Main 4 Types of Construction Contracts

Anuj Srivastava
4 Minutes Read
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    A construction project involves many different parties, including owners, designers, engineers, architects, contractors, subcontractors, and suppliers. Since each party has its own interests, it’s important to create a document that serves protection and guarantees for everyone involved. Construction projects also have many risks, and the document should state how they are distributed.

    A construction contract is a document that creates a legally binding agreement between all parties. The purpose of a construction contract is to:

    • Distribute responsibilities and duties between parties.
    • Risk management: Determine project risks and allocate them among the different parties.
    • Reduce uncertainty and clear any doubts regarding the project.

    A construction contract also establishes the compensation for the project and how it will be distributed. There are several types of contracts used in the industry, but some specific types are more commonly used in construction: Cost Plus Contract, Lump Sum or Fixed Price Contract, Unit Pricing Contract, and Time and Materials Contract.

    Reduce project costs and mitigate risks with effective construction administration.


    Construction contracts are usually classified according to the payment terms. Contracts also establish specifications, quality requirements, project schedules, and deadlines. Any type of contract can be customized to meet the specific needs of the project. This article provides an overview of the main contract types used in construction.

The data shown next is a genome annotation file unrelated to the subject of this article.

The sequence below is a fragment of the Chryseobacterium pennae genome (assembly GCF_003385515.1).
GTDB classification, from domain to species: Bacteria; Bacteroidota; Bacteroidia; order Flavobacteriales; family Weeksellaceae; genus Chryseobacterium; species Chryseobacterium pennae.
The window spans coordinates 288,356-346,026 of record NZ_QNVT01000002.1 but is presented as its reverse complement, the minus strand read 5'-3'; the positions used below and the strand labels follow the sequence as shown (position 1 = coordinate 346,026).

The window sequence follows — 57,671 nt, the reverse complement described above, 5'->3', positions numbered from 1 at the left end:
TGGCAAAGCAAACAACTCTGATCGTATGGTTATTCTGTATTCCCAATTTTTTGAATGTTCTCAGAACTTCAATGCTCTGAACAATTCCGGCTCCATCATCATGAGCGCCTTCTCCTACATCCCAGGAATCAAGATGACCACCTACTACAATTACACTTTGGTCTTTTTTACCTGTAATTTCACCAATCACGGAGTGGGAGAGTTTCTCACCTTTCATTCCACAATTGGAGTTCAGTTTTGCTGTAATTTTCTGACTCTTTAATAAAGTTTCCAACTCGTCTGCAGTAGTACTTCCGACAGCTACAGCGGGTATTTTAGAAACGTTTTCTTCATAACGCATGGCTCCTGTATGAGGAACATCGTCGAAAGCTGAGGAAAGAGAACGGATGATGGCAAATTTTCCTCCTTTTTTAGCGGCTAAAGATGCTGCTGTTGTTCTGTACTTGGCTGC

Cost Plus Contracts

    In this type of contract, the contractor is paid based on actual purchases, labor costs, and other expenses generated from the construction project. The contract includes all direct and indirect costs, plus a specific fee. Cost-plus contracts must detail a pre-negotiated amount that covers the contractor's overhead and profit, also all costs must be described and classified as direct or indirect costs. This type of contract has many variations, and the most common are:

    • Cost Plus Fixed Fee
    • Cost Plus Fixed Percentage
    • Cost Plus with Guaranteed Maximum Price Contract
    • Cost Plus with Guaranteed Maximum Price and Bonus Contract

    In this type of contract:

    • All risk is assigned to the owner.
    • The owner is involved in construction administration alongside the contractor.
    • In case of increasing project costs, the contractor bears no risk.
    • There is no incentive to reduce labor costs by working faster.
    • More supervision is required because contractors have little risk and expenses are more difficult to track.

    This type of contract is ideal when the project scope has not been completely defined and there is some uncertainty. Contractors can start working on a project before its design is completed.

    Lump Sum or Fixed Price Contracts


    In this type of contract, the contractor bids a single fixed price for all the activities in the project scope. The contractor estimates project costs from the construction drawings and specifications. Overhead and profit are then added to determine the overall price of the project. The following are some important characteristics of Fixed-price contracts: